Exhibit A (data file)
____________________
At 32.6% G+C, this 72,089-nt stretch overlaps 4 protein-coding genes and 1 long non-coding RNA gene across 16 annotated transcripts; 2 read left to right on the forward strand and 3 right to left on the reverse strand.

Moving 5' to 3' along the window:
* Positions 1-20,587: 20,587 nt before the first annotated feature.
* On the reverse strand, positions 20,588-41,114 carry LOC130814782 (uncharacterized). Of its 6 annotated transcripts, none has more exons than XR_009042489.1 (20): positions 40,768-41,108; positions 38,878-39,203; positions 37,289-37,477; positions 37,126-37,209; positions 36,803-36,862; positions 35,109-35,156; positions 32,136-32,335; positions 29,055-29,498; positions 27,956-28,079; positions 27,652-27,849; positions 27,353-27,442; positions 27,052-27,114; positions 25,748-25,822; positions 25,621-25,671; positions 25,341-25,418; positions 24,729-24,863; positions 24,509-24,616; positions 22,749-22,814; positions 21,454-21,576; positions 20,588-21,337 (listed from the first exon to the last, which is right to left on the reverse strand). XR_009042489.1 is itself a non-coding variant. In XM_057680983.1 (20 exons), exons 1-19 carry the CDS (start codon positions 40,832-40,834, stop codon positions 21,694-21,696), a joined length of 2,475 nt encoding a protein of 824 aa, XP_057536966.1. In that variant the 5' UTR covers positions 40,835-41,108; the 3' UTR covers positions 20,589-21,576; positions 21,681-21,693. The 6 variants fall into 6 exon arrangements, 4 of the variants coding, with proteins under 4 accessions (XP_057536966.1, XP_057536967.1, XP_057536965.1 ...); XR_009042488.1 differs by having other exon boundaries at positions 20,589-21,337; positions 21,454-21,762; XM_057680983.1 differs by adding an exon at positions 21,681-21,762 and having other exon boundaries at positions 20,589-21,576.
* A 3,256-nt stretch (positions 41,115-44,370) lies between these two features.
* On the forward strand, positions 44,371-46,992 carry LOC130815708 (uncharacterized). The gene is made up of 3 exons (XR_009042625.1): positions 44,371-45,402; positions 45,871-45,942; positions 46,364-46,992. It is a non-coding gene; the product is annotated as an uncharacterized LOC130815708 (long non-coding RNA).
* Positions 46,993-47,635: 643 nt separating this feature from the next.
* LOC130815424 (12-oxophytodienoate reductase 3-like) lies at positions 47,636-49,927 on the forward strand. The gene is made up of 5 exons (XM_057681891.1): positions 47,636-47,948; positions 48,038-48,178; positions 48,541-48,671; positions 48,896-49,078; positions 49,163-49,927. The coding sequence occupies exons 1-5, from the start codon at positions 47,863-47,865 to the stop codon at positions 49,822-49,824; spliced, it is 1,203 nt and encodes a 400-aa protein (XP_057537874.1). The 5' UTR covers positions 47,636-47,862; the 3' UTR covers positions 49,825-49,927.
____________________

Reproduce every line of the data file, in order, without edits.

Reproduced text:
At 32.6% G+C, this 72,089-nt stretch overlaps 4 protein-coding genes and 1 long non-coding RNA gene across 16 annotated transcripts; 2 read left to right on the forward strand and 3 right to left on the reverse strand.

Moving 5' to 3' along the window:
* Positions 1-20,587: 20,587 nt before the first annotated feature.
* On the reverse strand, positions 20,588-41,114 carry LOC130814782 (uncharacterized). Of its 6 annotated transcripts, none has more exons than XR_009042489.1 (20): positions 40,768-41,108; positions 38,878-39,203; positions 37,289-37,477; positions 37,126-37,209; positions 36,803-36,862; positions 35,109-35,156; positions 32,136-32,335; positions 29,055-29,498; positions 27,956-28,079; positions 27,652-27,849; positions 27,353-27,442; positions 27,052-27,114; positions 25,748-25,822; positions 25,621-25,671; positions 25,341-25,418; positions 24,729-24,863; positions 24,509-24,616; positions 22,749-22,814; positions 21,454-21,576; positions 20,588-21,337 (listed from the first exon to the last, which is right to left on the reverse strand). XR_009042489.1 is itself a non-coding variant. In XM_057680983.1 (20 exons), exons 1-19 carry the CDS (start codon positions 40,832-40,834, stop codon positions 21,694-21,696), a joined length of 2,475 nt encoding a protein of 824 aa, XP_057536966.1. In that variant the 5' UTR covers positions 40,835-41,108; the 3' UTR covers positions 20,589-21,576; positions 21,681-21,693. The 6 variants fall into 6 exon arrangements, 4 of the variants coding, with proteins under 4 accessions (XP_057536966.1, XP_057536967.1, XP_057536965.1 ...); XR_009042488.1 differs by having other exon boundaries at positions 20,589-21,337; positions 21,454-21,762; XM_057680983.1 differs by adding an exon at positions 21,681-21,762 and having other exon boundaries at positions 20,589-21,576.
* A 3,256-nt stretch (positions 41,115-44,370) lies between these two features.
* On the forward strand, positions 44,371-46,992 carry LOC130815708 (uncharacterized). The gene is made up of 3 exons (XR_009042625.1): positions 44,371-45,402; positions 45,871-45,942; positions 46,364-46,992. It is a non-coding gene; the product is annotated as an uncharacterized LOC130815708 (long non-coding RNA).
* Positions 46,993-47,635: 643 nt separating this feature from the next.
* LOC130815424 (12-oxophytodienoate reductase 3-like) lies at positions 47,636-49,927 on the forward strand. The gene is made up of 5 exons (XM_057681891.1): positions 47,636-47,948; positions 48,038-48,178; positions 48,541-48,671; positions 48,896-49,078; positions 49,163-49,927. The coding sequence occupies exons 1-5, from the start codon at positions 47,863-47,865 to the stop codon at positions 49,822-49,824; spliced, it is 1,203 nt and encodes a 400-aa protein (XP_057537874.1). The 5' UTR covers positions 47,636-47,862; the 3' UTR covers positions 49,825-49,927.